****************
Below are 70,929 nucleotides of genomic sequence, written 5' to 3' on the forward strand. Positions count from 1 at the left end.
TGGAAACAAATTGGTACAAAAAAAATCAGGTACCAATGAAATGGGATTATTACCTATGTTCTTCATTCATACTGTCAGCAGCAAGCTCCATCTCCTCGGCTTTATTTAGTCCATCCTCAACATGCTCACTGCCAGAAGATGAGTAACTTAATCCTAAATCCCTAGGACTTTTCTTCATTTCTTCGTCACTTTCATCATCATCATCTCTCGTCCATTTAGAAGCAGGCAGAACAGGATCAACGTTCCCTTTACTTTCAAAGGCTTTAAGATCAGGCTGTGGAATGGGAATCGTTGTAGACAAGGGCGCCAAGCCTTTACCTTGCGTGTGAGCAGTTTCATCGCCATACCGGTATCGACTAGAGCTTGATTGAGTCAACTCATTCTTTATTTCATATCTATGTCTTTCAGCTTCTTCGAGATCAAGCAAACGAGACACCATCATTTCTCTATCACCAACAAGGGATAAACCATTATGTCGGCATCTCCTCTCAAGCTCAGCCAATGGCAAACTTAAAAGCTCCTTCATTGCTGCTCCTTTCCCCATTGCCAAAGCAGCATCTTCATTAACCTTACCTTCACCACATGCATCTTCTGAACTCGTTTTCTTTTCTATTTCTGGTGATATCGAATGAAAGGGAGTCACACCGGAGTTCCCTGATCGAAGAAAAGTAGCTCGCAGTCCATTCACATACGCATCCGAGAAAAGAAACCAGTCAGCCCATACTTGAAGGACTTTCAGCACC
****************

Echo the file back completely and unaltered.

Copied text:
Below are 70,929 nucleotides of genomic sequence, written 5' to 3' on the forward strand. Positions count from 1 at the left end.
TGGAAACAAATTGGTACAAAAAAAATCAGGTACCAATGAAATGGGATTATTACCTATGTTCTTCATTCATACTGTCAGCAGCAAGCTCCATCTCCTCGGCTTTATTTAGTCCATCCTCAACATGCTCACTGCCAGAAGATGAGTAACTTAATCCTAAATCCCTAGGACTTTTCTTCATTTCTTCGTCACTTTCATCATCATCATCTCTCGTCCATTTAGAAGCAGGCAGAACAGGATCAACGTTCCCTTTACTTTCAAAGGCTTTAAGATCAGGCTGTGGAATGGGAATCGTTGTAGACAAGGGCGCCAAGCCTTTACCTTGCGTGTGAGCAGTTTCATCGCCATACCGGTATCGACTAGAGCTTGATTGAGTCAACTCATTCTTTATTTCATATCTATGTCTTTCAGCTTCTTCGAGATCAAGCAAACGAGACACCATCATTTCTCTATCACCAACAAGGGATAAACCATTATGTCGGCATCTCCTCTCAAGCTCAGCCAATGGCAAACTTAAAAGCTCCTTCATTGCTGCTCCTTTCCCCATTGCCAAAGCAGCATCTTCATTAACCTTACCTTCACCACATGCATCTTCTGAACTCGTTTTCTTTTCTATTTCTGGTGATATCGAATGAAAGGGAGTCACACCGGAGTTCCCTGATCGAAGAAAAGTAGCTCGCAGTCCATTCACATACGCATCCGAGAAAAGAAACCAGTCAGCCCATACTTGAAGGACTTTCAGCACC